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J Toxicol Environ Health B Crit Rev. 2009;12(5-6):473-507. doi: 10.1080/10937400903158409.

Genetic polymorphism in paraoxonase 1 (PON1): Population distribution of PON1 activity.

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1
Connecticut Department of Public Health, Hartford, 06134, USA. gary.ginsberg@po.state.ct.us

Abstract

Paraoxonase-1 (PON1) is a serum esterase that hydrolyzes the activated oxon form of several organophosphates. The central role of PON1 in detoxification of organophosphate (OP) pesticides was demonstrated in knockout mouse studies, suggesting that human variability in PON1 needs to be considered in health risk assessments involving exposure to these pesticides. The current analysis focused on two genetic loci in which polymorphisms demonstrated to affect PON1 activity. Detailed kinetic studies and population studies found that the *192Q (wild type) allele is more active toward some substrates (such as sarin, soman, and diazoxon) and less active toward others (such as paraoxon or chlorpyrifos) relative to the variant *192R allele. Another allele that affects activity is *55M; PON1 enzyme quantity, rather than specific activity or substrate preference, is altered. The *192R variant occurs commonly with a frequency of 25-64% across the populations analyzed. The *55M allele is less common, occurring in 5-40% of individuals depending upon the ethnic group studied. These activity and allele frequency data were incorporated into Monte Carlo simulations in which the frequency of both variant alleles was simultaneously modeled in Caucasian, African American, and Japanese populations. The resulting Monte Carlo activity distributions were bimodal for the substrate paraoxon with approximately fourfold differences between low- and high-activity modal medians. Differences in activity between total population median and 1st percentile were five- to sixfold. When sarin metabolic variability was simulated, the population distributions were unimodal. However, there was an even greater degree of interindividual variability (median to 1st percentile difference >20-fold). These results show that the combined effects of two PON1 allelic variants yielded a population distribution that is associated with a considerable degree of interindividual variability in enzyme activity. This indicates that assessments involving PON1 substrates need to evaluate polymorphism-related variability in enzyme activity to display the distribution of internal doses and adverse responses. This may best be achieved via physiologically based pharmacokinetic (PBPK) models that input PON1 activity distributions, such as those generated in this analysis, to simulate the range of oxon internal doses possible across the population.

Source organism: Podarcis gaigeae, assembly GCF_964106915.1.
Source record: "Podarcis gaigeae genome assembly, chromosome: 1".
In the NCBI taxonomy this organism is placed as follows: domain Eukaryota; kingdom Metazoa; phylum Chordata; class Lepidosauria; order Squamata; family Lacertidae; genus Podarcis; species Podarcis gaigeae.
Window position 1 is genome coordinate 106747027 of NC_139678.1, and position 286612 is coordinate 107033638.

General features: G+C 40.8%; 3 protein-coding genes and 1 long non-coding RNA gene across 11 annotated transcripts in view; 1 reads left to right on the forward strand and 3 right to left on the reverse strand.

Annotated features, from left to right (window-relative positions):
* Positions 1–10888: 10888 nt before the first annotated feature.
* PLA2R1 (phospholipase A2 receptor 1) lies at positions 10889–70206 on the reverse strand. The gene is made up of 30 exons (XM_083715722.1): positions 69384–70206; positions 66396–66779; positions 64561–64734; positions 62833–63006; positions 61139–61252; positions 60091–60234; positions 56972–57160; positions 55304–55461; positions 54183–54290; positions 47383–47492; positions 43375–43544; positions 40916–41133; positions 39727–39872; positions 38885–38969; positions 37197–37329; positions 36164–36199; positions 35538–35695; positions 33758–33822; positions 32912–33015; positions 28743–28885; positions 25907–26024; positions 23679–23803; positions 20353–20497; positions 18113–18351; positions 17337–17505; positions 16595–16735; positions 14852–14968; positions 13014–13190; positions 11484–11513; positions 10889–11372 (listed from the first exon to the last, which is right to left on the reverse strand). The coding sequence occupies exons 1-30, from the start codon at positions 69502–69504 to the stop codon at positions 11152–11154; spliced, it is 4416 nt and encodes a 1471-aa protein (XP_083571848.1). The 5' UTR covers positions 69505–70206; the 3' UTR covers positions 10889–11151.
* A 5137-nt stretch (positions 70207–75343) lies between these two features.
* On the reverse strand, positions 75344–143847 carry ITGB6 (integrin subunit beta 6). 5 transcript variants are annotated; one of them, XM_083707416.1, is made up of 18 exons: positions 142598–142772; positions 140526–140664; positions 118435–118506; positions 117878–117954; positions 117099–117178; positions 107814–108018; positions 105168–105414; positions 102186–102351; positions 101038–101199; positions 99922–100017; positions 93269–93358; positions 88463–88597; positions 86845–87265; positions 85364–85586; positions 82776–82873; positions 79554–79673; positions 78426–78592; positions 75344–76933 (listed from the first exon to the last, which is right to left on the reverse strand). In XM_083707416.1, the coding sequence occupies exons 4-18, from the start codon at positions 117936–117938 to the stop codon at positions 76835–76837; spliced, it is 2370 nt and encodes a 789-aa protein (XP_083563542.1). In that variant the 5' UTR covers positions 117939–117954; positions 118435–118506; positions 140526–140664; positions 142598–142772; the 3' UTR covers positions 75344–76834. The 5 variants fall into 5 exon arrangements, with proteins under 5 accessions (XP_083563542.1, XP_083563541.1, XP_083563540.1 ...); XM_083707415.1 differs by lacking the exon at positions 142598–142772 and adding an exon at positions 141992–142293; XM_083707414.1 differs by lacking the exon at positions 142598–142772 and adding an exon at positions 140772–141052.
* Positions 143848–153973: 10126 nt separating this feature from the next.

PMID:
20183530
DOI:
10.1080/10937400903158409
[Indexed for MEDLINE]
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